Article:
INSTITUTO ARGENTINO DE NIVOLOGIA, GLACIOLOGIA Y CIENCIAS AMBIENTALES
Unidad Ejecutora - UE
congresos y reuniones científicas
Different preservation modes of Cambrian trilobites from the precordillera of Mendoza, Argentina
D`ANGELO, JOSÉ A; BORDONARO, O; ACOSTA, A
Congreso; XVIII CONGRESO GEOLOGICO ARGENTINO; 2011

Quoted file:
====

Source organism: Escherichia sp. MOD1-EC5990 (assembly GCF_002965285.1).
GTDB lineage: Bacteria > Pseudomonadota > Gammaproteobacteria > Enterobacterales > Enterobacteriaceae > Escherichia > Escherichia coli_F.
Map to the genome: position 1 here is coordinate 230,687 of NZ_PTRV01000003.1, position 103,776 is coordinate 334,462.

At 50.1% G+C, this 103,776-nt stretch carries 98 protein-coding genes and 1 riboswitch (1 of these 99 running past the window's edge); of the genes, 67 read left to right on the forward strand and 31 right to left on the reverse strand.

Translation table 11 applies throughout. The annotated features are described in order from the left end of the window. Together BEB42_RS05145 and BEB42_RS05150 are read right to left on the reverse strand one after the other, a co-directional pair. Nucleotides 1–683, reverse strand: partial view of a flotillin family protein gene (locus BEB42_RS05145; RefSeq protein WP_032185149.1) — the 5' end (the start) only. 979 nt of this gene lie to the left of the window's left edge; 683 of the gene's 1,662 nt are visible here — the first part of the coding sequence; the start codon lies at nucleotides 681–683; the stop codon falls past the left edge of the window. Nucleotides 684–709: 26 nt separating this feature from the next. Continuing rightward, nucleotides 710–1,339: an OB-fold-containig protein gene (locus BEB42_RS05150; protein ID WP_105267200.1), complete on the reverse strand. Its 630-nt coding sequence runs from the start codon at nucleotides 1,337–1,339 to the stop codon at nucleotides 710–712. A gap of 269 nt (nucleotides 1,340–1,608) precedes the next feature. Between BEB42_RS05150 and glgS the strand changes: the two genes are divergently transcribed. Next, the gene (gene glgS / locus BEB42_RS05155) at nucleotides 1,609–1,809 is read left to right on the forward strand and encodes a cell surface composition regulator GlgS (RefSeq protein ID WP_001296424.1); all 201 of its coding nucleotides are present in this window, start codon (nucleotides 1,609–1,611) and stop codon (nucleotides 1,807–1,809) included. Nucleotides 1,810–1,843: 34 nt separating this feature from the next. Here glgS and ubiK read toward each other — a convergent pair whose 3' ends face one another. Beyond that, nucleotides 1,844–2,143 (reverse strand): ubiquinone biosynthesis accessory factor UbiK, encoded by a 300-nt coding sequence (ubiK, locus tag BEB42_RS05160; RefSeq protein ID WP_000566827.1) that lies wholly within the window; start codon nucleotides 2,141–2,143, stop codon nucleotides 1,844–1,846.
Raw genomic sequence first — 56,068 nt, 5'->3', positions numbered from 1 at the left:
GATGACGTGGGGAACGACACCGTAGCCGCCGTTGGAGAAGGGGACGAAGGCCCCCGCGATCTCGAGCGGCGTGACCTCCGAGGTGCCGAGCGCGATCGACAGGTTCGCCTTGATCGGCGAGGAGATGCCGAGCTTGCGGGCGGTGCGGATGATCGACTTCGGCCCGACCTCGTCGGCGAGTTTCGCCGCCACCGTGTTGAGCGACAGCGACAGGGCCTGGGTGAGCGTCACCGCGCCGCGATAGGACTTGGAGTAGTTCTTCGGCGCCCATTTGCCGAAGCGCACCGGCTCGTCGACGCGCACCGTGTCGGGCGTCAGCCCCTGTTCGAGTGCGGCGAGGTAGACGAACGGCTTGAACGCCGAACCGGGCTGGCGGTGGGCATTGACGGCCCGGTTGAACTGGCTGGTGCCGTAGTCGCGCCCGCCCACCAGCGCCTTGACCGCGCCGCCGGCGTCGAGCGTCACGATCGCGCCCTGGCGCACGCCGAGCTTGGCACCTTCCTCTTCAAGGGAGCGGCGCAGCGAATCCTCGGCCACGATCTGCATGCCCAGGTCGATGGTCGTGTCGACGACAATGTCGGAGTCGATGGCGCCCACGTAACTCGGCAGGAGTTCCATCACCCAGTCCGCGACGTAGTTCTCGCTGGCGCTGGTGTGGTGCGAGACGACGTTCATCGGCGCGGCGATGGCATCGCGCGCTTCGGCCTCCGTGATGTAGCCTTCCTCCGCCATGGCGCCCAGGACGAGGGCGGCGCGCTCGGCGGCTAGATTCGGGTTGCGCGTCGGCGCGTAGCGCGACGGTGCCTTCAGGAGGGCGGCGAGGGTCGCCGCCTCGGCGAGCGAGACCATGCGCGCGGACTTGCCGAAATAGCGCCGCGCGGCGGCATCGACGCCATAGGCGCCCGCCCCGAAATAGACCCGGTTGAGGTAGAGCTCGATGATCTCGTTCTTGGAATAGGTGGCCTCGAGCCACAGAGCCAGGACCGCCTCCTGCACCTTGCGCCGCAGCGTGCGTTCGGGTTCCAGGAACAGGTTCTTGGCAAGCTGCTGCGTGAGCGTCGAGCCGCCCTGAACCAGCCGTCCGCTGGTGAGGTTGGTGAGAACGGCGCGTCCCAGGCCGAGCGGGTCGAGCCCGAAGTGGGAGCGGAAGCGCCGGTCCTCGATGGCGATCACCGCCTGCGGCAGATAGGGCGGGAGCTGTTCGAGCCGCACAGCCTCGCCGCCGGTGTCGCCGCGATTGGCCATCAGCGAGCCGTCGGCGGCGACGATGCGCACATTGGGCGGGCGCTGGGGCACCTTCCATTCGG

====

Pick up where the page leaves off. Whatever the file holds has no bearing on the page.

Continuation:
Scanning electron microscopy in combination with energy-dispersive X-ray spectrometry (SEM-EDX) is one of the most powerful and versatile techniques for the determination of the inorganic chemical composition of different materials (e.g., metal, alloy, ceramic, etc.). The increasing use of SEM-EDX technique relies on its nondestructive character and the relatively low-cost of analysis. SEM-EDX is a suitable technique for the study of small sample areas (a few milligrams), including fragile samples (e.g., archaeological materials; Craig et al, 2007; Iordanidis et al, 2009; Prieto Olavarría and DAngelo, 2009). Recently, SEM-EDX has proved useful in the study of the chemistry associated with different preservation modes in fossil remains (e.g., Lin and Briggs, 2010). For the first time, the exoskeleton of representative trilobite specimens from Argentina is studied by SEM-EDX. Fossilized pygidia of Clavaspidella digesta Leanza, 1947 reasigned to Athabaskia anax (Walcott, 1916) by Bordonaro and Banchig (1995) exhibit at least three main preservation modes as shown by the samples analyzed (QO1, QO2, QO3 and QO4, Fig. 1). The objective of this study is the determination of the different pathways of transformation of the original matter making up the carapaces occurring in a single stratigraphic level.Middle Cambrian (Series 3) pygidia carapaces of A. anax from one olistholith of San Isidro, Precordillera of Mendoza are analyzed. The samples (QO1, QO2, QO3 and QO4) are thin-bedded to laminated calcareous siltstones obtained from the same stratigraphic level cropping out in the Quebrada Oblicua, situated to the North of the Estancia San Isidro (western Mendoza).SEM-EDX spectra of samples QO1 to QO4 (Fig. 1) indicate a similar qualitative composition including the presence of O, Na, Mg, Al, Si, K, Ca, Fe and traces of some other elements. However, estimated concentrations of chemical elements (semi-quantitative determinations) show differences among the studied specimens. Table 1 shows some estimated values (w/w %) of the main elements found in four pygidia of A. anax. These results are qualitative to semi-quantitative due to the inconsistency of take-off angles between measured areas and between samples (see Goldstein et al., 1992). Nevertheless, our chemical data clearly correlate with the macroscopic characteristics of the samples as indicated below:QO1: pygidium fossilized as calcium carbonate (calcite?) mineralization. This result is supported by the highest contents of calcium recorded for this sample (see Table 1). The marginal border of the exoskeleton is exfoliated showing the internal mold (dark gray color). QO2: pygidium fossilized as iron oxides mineralization (ocher-colored). This is reflected by the highest content of iron (Table 1).QO3: cast of pygidium (greenish gray color) preserved on a calcareous siltstone matrix (see the higher contents of silicon and calcium in Table 1). The composition of QO3 is similar to that of the sediment.QO4: black color pygidium preserved as silicate / clacite (?). The presence of organic matter in this specimen cannot be ruled out.Despite the specimens analyzed belong to a single taxon occurring in the same stratigraphic level, our results clearly demonstrate the differences in their preservation modes. This would indicate different pathways of transformation of the organic/inorganic matter originally present in the once living organisms and its subsequent mineralization.